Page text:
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Falling apart at the seams

Pistons have gone from selfless to selfish in months

Posted: Wednesday May 31, 2006 11:03AM; Updated: Wednesday May 31, 2006 10:07PM
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With their season crumbling around them, Pistons players have been quick to criticize everyone.
With their season crumbling around them, Pistons players have been quick to criticize everyone.
John Biever/SI

In these feel-good NBA playoffs, with buzzer-beaters, overtime games and high-scoring duels, who would have thought the Detroit Pistons would be the only downer? The playoffs are supposed to be the Pistons' domain, the portion of the season when the pretty boys are quickly sent home and the blue-collar, team-oriented men from Motown get down to serious business.

Instead, the Pistons have been playing games, and we're not talking about playoff games. They've been playing mental games with themselves, trying to find and maintain the hunger and selflessness that took them to the last two NBA Finals and won them a championship two years ago. Their resolve weakened against the Cleveland Cavaliers in the second round, and it nearly cost them everything before they recovered to smother the Cavs in Game 7. They drifted back into their lackadaisical ways in the Eastern Conference finals, and find themselves behind 3-1 going into Wednesday's Game 5 against Miami.

The Pistons we used to know would have had a decent chance to climb out of this hole and get back to the Finals, but these aren't the Pistons we used to know. This team is already dead, just waiting for the Heat to close the coffin on Wednesday or in Game 6 in Miami. The shame is not that Detroit is losing to Miami but the way the Pistons are doing it. They are lost in a sea of finger-pointing and bickering through the media, focusing as much on finding blame and ducking responsibility as they are on stopping Miami's Dwyane Wade and Shaquille O'Neal.

Suddenly the players are second-guessing coach Flip Saunders as if they were talk-show callers. According to center Ben Wallace, Saunders hasn't been emphasizing defense enough at practice. Forward Tayshaun Prince has questioned Saunders' substitution patterns, saying that guard Lindsay Hunter should have gotten more minutes off the bench in Game 3. Forward Antonio McDyess has criticized Saunders' play selection, saying that the Pistons should concentrate on getting the ball inside more to Rasheed Wallace, who hasn't helped things by reverting to the bad Rasheed of his Portland days, whining at referees, ignoring timeout huddles and generally acting like an 11-year-old instead of an 11-year veteran.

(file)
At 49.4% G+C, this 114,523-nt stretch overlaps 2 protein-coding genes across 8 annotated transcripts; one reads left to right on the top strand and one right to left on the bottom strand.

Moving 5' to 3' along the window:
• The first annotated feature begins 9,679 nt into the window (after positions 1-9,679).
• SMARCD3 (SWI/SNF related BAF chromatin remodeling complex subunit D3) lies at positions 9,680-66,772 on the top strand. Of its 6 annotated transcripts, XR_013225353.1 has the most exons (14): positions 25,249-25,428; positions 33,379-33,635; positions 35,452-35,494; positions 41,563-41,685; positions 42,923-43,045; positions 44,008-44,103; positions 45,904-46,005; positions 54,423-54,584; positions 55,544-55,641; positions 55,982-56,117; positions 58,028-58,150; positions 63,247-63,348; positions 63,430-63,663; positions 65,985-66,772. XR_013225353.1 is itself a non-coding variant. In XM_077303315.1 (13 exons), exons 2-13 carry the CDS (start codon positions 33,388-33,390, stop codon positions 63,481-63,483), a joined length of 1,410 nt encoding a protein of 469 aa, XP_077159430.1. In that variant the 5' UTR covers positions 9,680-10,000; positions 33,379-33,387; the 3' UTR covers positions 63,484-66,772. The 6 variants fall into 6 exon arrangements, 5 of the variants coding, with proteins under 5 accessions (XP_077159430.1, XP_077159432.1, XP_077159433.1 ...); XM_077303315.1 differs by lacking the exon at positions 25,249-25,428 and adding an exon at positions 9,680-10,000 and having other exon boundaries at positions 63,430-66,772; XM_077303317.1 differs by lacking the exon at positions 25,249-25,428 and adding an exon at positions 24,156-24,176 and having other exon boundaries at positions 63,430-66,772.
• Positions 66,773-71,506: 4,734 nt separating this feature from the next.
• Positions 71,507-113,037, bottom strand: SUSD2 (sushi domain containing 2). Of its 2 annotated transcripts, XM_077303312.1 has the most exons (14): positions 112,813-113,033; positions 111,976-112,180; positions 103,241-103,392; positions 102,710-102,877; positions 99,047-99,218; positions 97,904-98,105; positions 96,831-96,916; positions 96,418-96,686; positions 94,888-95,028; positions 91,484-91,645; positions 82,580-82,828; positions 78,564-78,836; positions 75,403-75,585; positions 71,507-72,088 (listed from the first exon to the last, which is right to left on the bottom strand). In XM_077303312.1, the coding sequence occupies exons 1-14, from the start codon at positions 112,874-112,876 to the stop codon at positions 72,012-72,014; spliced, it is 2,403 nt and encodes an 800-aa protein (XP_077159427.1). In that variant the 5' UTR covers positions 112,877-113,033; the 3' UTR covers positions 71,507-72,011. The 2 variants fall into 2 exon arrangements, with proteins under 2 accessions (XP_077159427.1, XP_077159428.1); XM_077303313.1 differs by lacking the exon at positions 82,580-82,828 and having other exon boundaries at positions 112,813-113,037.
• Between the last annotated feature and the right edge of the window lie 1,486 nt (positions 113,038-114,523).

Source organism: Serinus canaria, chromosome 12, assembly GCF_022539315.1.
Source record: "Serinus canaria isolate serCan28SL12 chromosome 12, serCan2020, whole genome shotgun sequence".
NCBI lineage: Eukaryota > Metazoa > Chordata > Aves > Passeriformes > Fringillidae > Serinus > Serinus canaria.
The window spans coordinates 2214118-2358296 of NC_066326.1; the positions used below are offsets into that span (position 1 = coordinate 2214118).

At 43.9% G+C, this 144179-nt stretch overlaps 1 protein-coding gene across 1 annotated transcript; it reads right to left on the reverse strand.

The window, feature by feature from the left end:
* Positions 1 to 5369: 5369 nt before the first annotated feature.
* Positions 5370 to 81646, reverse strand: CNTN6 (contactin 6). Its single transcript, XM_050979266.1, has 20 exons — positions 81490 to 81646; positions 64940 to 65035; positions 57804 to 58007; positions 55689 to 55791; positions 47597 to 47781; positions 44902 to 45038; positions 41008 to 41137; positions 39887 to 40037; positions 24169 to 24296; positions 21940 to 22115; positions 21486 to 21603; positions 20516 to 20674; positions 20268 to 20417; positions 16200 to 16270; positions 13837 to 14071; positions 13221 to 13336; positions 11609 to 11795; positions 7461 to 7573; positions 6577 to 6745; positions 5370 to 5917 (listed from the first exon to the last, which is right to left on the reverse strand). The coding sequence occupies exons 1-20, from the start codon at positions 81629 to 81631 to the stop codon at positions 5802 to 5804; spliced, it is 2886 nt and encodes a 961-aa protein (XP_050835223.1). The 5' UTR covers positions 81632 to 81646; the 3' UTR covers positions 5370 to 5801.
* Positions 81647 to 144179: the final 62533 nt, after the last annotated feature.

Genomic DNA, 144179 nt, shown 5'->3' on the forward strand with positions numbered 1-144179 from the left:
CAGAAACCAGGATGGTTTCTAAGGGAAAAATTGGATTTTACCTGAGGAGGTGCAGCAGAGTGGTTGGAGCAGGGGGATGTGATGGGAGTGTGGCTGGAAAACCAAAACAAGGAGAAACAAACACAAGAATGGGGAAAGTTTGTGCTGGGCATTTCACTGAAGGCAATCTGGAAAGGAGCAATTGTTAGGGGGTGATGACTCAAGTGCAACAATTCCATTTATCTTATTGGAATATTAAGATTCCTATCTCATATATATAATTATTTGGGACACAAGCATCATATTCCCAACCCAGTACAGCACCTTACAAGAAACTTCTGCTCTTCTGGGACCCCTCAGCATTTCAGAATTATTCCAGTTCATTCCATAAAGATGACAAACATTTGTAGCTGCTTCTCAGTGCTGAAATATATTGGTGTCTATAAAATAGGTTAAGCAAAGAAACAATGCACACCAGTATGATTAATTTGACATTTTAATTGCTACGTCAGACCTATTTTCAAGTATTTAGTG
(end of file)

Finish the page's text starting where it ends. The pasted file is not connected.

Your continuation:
None of the issues with Saunders were a problem, of course, when the Pistons were sailing to the best regular-season record in the league. Back then, the players were praising their new coach as a breath of fresh air after the restrictive Larry Brown. But suddenly, now that they're losing, the coach is a dunce? Saunders, no doubt insecure because he's never had much playoff success, has responded to his players through the media, blaming them for the defensive shortcomings and openly criticizing Prince's offensive performance.

It doesn't really matter who's right. What matters is that the Pistons were supposed to be above all this. For the last two years they have been held up as a shining example of selflessness and team play, the antithesis of the me-oriented teams that are so prevalent in pro sports. Their Finals victory over the Shaq-and-Kobe Lakers two years ago was a textbook case of a cohesive, self-sacrificing unit beating a team led by a pair of egomaniacs. But now the Pistons have become just like the teams they used to feast on, turning on each other when times get tough. The way they're acting, they might as well be the Knicks.

Maybe the Pistons are out of sorts because they realize that they've lost their edge, that this time they won't be able to flip a switch and escape the jam they've created for themselves. Maybe it's just too much to expect a team to maintain indefinitely the kind of all-for-one esprit de corps that they once had. But it's sad to see them go out this way, exchanging looks of annoyance with each other when a pass goes astray, searching individually for someone to blame instead of searching collectively for a solution to their problems. They are the Pistons, after all, and we remember when they were so much bigger than that. If only they did.